Home' Trinidad and Tobago Guardian : August 3rd 2013 Contents A36
Guardian www.guardian.co.tt Saturday, August 3, 2013
• From on Page A35
Spicy Red Pepper flakes glaze
2 tsp red pepper flakes
1/2 cup orange juice
1/4 cup white sugar
2 tbsps corn starch
1/8 tsp red food colouring
Saute red pepper flakes in butter.
Add orange juice, sugar and food
Bring to a slight boil then add enough
cornstarch to thicken.
Grapefruit, Mint and Basil Sauce:
2 whole grapefruits
2 sprigs mint
1 sprig basil
1/2 cup white sugar
2 tbsps corn starch
1/8 tsp green colouring
Put squeezed grapefruit juice, basis
and mint in a pot bring to a slight boil
and add sugar and green food
Add cornstarch mix until thickened.
Allow to cool then add the rest of
herbs, mix well.
Ollivierre's triple cheesecake plate
Experts agree that we are eating too much sugar,
which is contributing to obesity and other health
problems. But in the rush to avoid sugar, many low-
carb dieters and others are avoiding fruits. But fresh
fruit should not become a casualty in the sugar wars,
many nutrition experts say.
Dr David Ludwig, the director of the New Balance
Foundation Obesity Prevention Center at Boston Chil-
dren s Hospital, said that sugar consumed in fruit is
not linked to any adverse health effects, no matter how
much you eat. In a recent perspective piece in The
Journal of the American Medical Association, he cited
observational studies that showed that increased fruit
consumption is tied to lower body weight and a lower
risk of obesity-associated diseases.
Whole fruits, he explained, contain a bounty of
antioxidants and healthful nutrients, and their cellular
scaffolding, made of fiber, makes us feel full and provides
other metabolic benefits. When you bite into an apple,
for example, the fruit s fiber helps slow your absorption
of fructose, the main sugar in most fruits. But fiber is
not the full story.
"You can t just take an eight-ounce glass of cola and
add a serving of Metamucil and create a health food,"
Dr Ludwig said. "Even though the fructose-to-fiber
ratio might be the same as an apple, the biological
effects would be much different."
Fiber provides "its greatest benefit when the cell
walls that contain it remain intact," he said. Sugars are
effectively sequestered in the fruit s cells, he explained,
and it takes time for the digestive tract to break down
those cells. The sugars therefore enter the bloodstream
slowly, giving the liver more time to metabolise them.
Four apples may contain the same amount of sugar as
24 ounces of soda, but the slow rate of absorption min-
imises any surge in blood sugar. Repeated surges in
blood sugar make the pancreas work harder and can
contribute to insulin resistance, thereby increasing the
risk for Type 2 diabetes.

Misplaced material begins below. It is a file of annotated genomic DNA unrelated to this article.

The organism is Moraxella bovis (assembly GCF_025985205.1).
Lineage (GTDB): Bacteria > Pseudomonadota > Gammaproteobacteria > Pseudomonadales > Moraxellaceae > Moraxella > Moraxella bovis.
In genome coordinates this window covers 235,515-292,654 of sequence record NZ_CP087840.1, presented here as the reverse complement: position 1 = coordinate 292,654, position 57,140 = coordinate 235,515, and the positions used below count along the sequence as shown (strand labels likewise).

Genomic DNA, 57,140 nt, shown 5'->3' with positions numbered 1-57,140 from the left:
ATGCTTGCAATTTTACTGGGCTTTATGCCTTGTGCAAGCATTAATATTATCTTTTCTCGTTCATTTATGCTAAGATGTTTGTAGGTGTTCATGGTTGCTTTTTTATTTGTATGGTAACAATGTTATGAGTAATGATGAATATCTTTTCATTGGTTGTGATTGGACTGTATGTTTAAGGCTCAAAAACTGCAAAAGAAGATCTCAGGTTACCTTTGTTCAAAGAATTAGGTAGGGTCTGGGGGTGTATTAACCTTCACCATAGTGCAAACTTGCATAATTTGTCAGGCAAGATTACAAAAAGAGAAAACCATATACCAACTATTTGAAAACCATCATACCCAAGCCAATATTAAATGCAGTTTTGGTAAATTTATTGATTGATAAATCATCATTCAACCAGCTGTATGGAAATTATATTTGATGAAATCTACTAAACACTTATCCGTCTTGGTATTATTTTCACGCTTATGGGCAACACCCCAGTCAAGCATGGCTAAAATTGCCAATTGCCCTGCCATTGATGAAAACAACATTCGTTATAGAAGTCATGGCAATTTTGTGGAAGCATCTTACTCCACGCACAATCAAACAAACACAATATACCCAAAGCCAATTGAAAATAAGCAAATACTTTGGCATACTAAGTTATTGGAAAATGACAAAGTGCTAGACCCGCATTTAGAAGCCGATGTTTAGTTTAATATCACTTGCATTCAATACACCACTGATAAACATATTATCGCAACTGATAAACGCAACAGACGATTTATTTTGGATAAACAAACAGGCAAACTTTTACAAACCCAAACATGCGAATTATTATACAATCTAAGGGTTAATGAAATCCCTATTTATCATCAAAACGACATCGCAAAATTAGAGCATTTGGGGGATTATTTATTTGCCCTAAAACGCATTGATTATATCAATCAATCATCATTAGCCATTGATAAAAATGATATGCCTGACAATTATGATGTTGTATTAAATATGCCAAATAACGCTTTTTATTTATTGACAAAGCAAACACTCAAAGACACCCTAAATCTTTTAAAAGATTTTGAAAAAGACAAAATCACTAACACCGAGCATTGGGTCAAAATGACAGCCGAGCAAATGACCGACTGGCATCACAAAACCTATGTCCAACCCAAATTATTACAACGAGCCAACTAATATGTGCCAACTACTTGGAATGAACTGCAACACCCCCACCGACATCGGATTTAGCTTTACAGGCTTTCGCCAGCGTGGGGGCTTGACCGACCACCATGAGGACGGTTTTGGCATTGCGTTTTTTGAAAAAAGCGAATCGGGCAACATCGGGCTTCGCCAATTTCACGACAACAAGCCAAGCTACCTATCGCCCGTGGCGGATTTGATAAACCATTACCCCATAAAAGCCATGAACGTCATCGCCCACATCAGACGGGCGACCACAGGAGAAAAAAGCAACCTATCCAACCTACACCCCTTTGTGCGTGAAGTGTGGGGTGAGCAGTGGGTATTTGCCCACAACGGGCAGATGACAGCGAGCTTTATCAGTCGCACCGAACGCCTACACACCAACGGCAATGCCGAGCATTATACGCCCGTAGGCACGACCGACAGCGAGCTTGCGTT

"If we take a nutrient-centric approach, just looking
at sugar grams on the label, none of this is evident,"
Dr. Ludwig said. "So it really requires a whole foods
Fruit can also help keep us from overeating, Dr Ludwig
said, by making us feel fuller. Unlike processed foods,
which are usually digested in the first few feet of our
intestines, fiber-rich fruit breaks down more slowly so
it travels far longer through the digestive tract, triggering
the satiety hormones that tend to cluster further down
the small intestines.
Another nutrition expert, Dr Robert Lustig, a professor
of pediatrics at the University of California, San Francisco,
who has called sugar "toxic" at high doses and fructose
the most "actionable" problem in our diet, is still a fan
of fruit. "As far as I m concerned, fiber is the reason
to eat fruit," since it promotes satiety and the slow
release of sugar. He adds a third benefit from fiber: it
changes our "intestinal flora," or microbiome, by helping
different species of healthy bacteria thrive.
Neither doctor favors certain fruits over others. But
Dr David L Katz, director of the Yale University Pre-
vention Research Center, said that "to maximise the
benefit, you actually want a variety" of fruits. He advises
"eating the rainbow," since different colors signal different
types of antioxidants and nutrients.
All three experts caution against choosing juice over
whole fruit. While the best juice has nothing added,
nothing subtracted, some important changes take place
when you turn fruit into liquid. Chewing the whole
fruit slows down consumption, Dr Katz said, compared
to when you "take an eight-ounce juice and just pour
it down the hatch," which not only makes it easier to
ingest more calories, but releases fructose faster into
Plus, he said, with juicing, "you reduce some of the
metabolic benefit of the fiber by pulverizing it so fine;
it changes the physical structure." Commercially
produced juices are particularly concerning since
they are often filtered, removing fiber altogether.
If you opt for juice, tossing whole fruit in a
blender rather than squeezing it offers the best
chance of retaining most of the fiber, vitamins
Making the case
for eating fruit
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